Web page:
Met with PM, Albanese, and Swan. Have opportunity to secure an extra vote on the floor - cannot afford to pass it up. Peter Slipper has agreed to take speaker’s chair.
PM insists we use code name she came up with: “Operation Make Slipper Speaker”. Really need to work on Gillard’s style.
PM asks how I think it’ll play in the media.
Say it will look dodgy. Everyone agrees. Say it probably is dodgy. Everyone agrees. Say “probably still worth it though”. Everyone agrees.
This is most difficult piece of political theatre I’ve ever had to produce.
Make list of pros and cons.
1. Need to convince Jenkins to pretend that he has taken $100,000 pay cut, given up best office in parliament, and surrendered the job he always wanted, because of the "exciting policy opportunities" on the back bench.
2. "Slipper" is dreadful name for a polly. May as well be Mr. “I enjoy misusing the public’s funds”.
1. Slipper’s vote a few billion cheaper than Oakeshott and Windsor.
2. Voters don’t know or care who the Speaker is.
3. Christmas is coming - happiness and alcohol will sweep voters memories clean.
Meet with Slipper at Parliament. Suggest we walk to nearby cafe to discuss details of swap. Slipper calls a cab.
3 Minutes Later
Arrive at cafe. Slipper is already inside. His cab is waiting at the kerb, engine running. Ask Slipper if he’s in a rush? Slipper says no.
Slipper prefaces meeting by stating he “agrees to all conditions”. Ask Slipper if changing his name by deed poll is an option. Slipper totally agrees. Explain to Slipper I was joking and that it would look incredibly bad if he changed his name. Slipper totally agrees. Wish Labor backbenchers were this easy to deal with.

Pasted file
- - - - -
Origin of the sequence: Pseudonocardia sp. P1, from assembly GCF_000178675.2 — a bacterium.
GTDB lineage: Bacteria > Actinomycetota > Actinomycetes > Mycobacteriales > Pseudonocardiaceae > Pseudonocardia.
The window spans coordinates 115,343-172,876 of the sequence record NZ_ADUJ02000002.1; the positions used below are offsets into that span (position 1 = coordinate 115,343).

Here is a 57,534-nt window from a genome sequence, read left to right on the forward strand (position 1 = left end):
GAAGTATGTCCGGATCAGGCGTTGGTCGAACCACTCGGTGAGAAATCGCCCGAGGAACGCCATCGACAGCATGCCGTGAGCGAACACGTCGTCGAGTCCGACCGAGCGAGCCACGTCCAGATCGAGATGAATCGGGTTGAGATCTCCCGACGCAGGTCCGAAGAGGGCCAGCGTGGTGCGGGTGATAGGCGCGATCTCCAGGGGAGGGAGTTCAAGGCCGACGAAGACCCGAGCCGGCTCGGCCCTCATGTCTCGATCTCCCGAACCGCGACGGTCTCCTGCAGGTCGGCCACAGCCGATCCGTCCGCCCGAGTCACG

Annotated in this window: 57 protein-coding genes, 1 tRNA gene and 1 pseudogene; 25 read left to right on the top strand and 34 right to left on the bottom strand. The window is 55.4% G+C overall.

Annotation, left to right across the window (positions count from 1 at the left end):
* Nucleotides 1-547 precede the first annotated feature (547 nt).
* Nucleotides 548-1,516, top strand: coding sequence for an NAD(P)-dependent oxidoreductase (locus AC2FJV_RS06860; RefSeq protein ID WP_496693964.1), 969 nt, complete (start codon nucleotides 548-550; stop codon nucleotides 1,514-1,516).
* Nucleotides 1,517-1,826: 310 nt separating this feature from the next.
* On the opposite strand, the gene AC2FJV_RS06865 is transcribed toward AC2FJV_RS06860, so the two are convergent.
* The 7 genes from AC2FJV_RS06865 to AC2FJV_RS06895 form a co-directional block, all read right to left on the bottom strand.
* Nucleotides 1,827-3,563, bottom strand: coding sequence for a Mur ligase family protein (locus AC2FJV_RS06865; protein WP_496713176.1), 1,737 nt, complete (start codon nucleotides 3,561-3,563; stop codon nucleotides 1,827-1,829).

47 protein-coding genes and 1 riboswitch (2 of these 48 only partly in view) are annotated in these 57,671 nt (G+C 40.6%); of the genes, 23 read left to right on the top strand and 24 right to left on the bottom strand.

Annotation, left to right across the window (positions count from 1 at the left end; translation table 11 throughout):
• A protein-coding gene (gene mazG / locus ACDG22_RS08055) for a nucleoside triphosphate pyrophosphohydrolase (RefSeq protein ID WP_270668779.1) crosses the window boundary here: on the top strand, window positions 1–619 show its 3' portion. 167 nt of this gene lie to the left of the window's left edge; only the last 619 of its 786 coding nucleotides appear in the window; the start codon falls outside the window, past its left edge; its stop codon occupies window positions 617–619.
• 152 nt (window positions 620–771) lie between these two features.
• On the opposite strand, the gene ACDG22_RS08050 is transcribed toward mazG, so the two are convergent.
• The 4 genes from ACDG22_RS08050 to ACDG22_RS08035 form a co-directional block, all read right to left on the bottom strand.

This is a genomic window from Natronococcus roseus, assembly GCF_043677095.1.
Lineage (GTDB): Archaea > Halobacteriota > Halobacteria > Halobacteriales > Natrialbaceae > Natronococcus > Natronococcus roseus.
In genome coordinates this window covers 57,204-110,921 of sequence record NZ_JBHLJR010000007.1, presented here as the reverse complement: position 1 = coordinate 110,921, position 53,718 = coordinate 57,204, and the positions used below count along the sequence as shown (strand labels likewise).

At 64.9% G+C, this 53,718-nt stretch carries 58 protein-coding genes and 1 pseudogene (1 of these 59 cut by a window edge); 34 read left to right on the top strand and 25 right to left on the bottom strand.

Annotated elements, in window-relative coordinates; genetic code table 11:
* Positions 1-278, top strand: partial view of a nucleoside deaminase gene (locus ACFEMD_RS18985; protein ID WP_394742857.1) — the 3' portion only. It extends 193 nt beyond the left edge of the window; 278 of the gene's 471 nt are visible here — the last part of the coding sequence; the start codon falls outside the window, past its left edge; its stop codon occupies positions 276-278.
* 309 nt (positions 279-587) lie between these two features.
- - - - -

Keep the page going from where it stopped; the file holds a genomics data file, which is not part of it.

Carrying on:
Walk back to Parliament. Slipper says he’ll see me there tomorrow. Says he’s taking cab to airport. Flying to Sydney to pick up some dinner tonight at his favourite spot.
Go with Albanese to inform Jenkins that the PM will accept his resignation tomorrow morning.
Jenkins agrees to resign. Is happy to declare he is doing so for good of party and to ensure stability of government.
Thank Jenkins for those “thoughts” but explain we need him to resign for “the love of public policy” and due to his “burning desire to re-engage with the Party”.
Jenkins suggests we be honest because “the people will see right through this”.
Agree with Jenkins, but explain that the most important part of modern politics is knowing that when you have to do something really dirty you should at least have the decency to try to look ashamed about doing that really dirty thing by covering the dirty thing up.
Jenkins doesn’t think anyone will buy it. Quotes Lincoln “You can fool some of the people all of the time, and all of the people some of the time, but you can’t fool all the people all the time.”
Agree with Jenkins: “Lincoln had some cracker quotes but what he didn’t have is the marginal seat voting data we’ve got. All we need to do is fool some of the people in some of the places at a very specific time.”
Jenkins signs up. Instruct Jenkins that Gillard will expect to be surprised by his resignation at 7:30am. Sharp.
What a day. Really proud of party.
Sat in on Gillard and Jenkins meeting. Gillard pulled great surprise face. Jenkins’ performance was a little underwhelming, but his resignation speech was work of art. By the end even I believed he was interested in public policy.
Have a drink with Jenkins at the end of the day. Jenkins confides that he is looking forward to contributing to housing policy.
Tell Jenkins no need to stay in character.